Steve Hollingsworth, Director, Covenco and Gurdip Sohal, Sales Director, Covenco explain why a trusted IT partner with dedicated expertise in key areas such as infrastructure, backup and security to the existing IT team, is now a vital component of supporting and safeguarding business…

Unattainable Objectives

Prioritising IT activity and investment is incredibly challenging. While IT teams are being pulled from pillar to post simply to maintain essential services, there is an urgent need to make critical upgrades to both infrastructure and strategy. The challenges are those IT teams will recognise well: cyber security threats continue to increase, creating new risks that cannot be ignored. Business goals – and the reliance on IT – are evolving, demanding more resilience, higher availability and a robust data recovery strategy. Plus, of course, any changes must be achieved with sustainability in mind: a recent Gartner survey revealed that 87% of business leaders expect to increase their investment in sustainability over the next two years to support organisation-wide Environmental, Social and Governance (ESG) goals.

But how can IT Operations meet these essential goals while also responding to network glitches, managing databases and, of course, dealing with the additional demands created by Working from Home (WFH)? Especially when skills and resources are so thin on the ground. While there are some indications that the continued shortage of IT staff may abate by the end of 2023, that doesn’t help any business today.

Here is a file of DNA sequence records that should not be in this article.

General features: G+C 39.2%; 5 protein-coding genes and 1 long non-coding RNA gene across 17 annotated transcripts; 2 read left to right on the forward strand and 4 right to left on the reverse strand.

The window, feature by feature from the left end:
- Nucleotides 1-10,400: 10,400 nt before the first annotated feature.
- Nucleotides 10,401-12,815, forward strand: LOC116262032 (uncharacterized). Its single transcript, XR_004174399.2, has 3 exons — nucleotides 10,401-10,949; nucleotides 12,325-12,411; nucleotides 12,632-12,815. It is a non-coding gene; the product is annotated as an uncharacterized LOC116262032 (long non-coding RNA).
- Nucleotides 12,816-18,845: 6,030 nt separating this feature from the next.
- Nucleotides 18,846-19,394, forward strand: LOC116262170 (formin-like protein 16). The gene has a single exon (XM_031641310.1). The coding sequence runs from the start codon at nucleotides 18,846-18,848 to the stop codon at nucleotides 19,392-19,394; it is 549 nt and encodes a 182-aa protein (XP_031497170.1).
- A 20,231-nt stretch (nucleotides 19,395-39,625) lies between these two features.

Right now, there is simply no time to upskill or reskill existing staff. Indeed, many companies are struggling to keep hold of valuable individuals who are being tempted elsewhere by ever rising salaries. Yet the business risk created by understaffed and overstretched IT teams is very significant: in the most recent fine imposed by the Information Commissioner’s Office (ICO), for example, companies are being warned of complacency and failing to take the essential steps of upgrading software and training staff.

Differing Demands

With four out of five CEOs increasing digital technology investments to counter current economic pressures, including inflation, scarce talent, and supply constraints, according to Gartner, something has to give if resources remain so stretched. And most IT people will point immediately to the risk of cyber security breach. Few companies now expect to avoid a data breach. According to the 2022 IBM Data Breach survey, for 83% of companies, it’s not if a data breach will happen, but when. And they expect a breach to occur more than once.

The research confirms that faster is always better when detecting, responding to and recovering from threats. The quicker the resolution, the lower the business cost.  But how many IT teams have the resources on tap to feel confident in the latest securitypostures or create relevant data backup and recovery strategies?